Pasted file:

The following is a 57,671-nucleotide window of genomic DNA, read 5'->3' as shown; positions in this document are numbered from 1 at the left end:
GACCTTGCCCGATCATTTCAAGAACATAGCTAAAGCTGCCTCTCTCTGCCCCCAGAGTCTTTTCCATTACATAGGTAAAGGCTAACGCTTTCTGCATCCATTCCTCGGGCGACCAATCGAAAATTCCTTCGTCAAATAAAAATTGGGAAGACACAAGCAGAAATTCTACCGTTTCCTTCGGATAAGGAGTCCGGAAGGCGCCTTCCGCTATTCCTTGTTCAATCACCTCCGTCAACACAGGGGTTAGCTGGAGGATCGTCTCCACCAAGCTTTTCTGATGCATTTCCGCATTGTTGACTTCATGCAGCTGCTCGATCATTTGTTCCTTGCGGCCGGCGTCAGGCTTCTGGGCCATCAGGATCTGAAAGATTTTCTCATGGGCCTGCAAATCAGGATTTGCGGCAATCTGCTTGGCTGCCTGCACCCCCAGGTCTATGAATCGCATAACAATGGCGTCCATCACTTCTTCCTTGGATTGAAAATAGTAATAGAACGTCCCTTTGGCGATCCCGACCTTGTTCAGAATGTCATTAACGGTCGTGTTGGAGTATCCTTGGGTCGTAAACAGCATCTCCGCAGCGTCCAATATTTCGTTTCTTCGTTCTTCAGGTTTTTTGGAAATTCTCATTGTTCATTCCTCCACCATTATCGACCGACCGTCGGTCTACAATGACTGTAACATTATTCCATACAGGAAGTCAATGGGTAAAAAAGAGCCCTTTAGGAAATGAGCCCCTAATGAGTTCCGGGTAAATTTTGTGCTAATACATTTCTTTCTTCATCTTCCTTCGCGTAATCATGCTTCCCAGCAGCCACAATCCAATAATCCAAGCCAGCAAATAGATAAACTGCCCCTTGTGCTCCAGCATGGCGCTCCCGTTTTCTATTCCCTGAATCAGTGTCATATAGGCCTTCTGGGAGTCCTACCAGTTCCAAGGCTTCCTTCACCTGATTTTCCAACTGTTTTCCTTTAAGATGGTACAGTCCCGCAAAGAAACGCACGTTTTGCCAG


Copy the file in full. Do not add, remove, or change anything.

The following is a 57,671-nucleotide window of genomic DNA, read 5'->3' as shown; positions in this document are numbered from 1 at the left end:
GACCTTGCCCGATCATTTCAAGAACATAGCTAAAGCTGCCTCTCTCTGCCCCCAGAGTCTTTTCCATTACATAGGTAAAGGCTAACGCTTTCTGCATCCATTCCTCGGGCGACCAATCGAAAATTCCTTCGTCAAATAAAAATTGGGAAGACACAAGCAGAAATTCTACCGTTTCCTTCGGATAAGGAGTCCGGAAGGCGCCTTCCGCTATTCCTTGTTCAATCACCTCCGTCAACACAGGGGTTAGCTGGAGGATCGTCTCCACCAAGCTTTTCTGATGCATTTCCGCATTGTTGACTTCATGCAGCTGCTCGATCATTTGTTCCTTGCGGCCGGCGTCAGGCTTCTGGGCCATCAGGATCTGAAAGATTTTCTCATGGGCCTGCAAATCAGGATTTGCGGCAATCTGCTTGGCTGCCTGCACCCCCAGGTCTATGAATCGCATAACAATGGCGTCCATCACTTCTTCCTTGGATTGAAAATAGTAATAGAACGTCCCTTTGGCGATCCCGACCTTGTTCAGAATGTCATTAACGGTCGTGTTGGAGTATCCTTGGGTCGTAAACAGCATCTCCGCAGCGTCCAATATTTCGTTTCTTCGTTCTTCAGGTTTTTTGGAAATTCTCATTGTTCATTCCTCCACCATTATCGACCGACCGTCGGTCTACAATGACTGTAACATTATTCCATACAGGAAGTCAATGGGTAAAAAAGAGCCCTTTAGGAAATGAGCCCCTAATGAGTTCCGGGTAAATTTTGTGCTAATACATTTCTTTCTTCATCTTCCTTCGCGTAATCATGCTTCCCAGCAGCCACAATCCAATAATCCAAGCCAGCAAATAGATAAACTGCCCCTTGTGCTCCAGCATGGCGCTCCCGTTTTCTATTCCCTGAATCAGTGTCATATAGGCCTTCTGGGAGTCCTACCAGTTCCAAGGCTTCCTTCACCTGATTTTCCAACTGTTTTCCTTTAAGATGGTACAGTCCCGCAAAGAAACGCACGTTTTGCCAG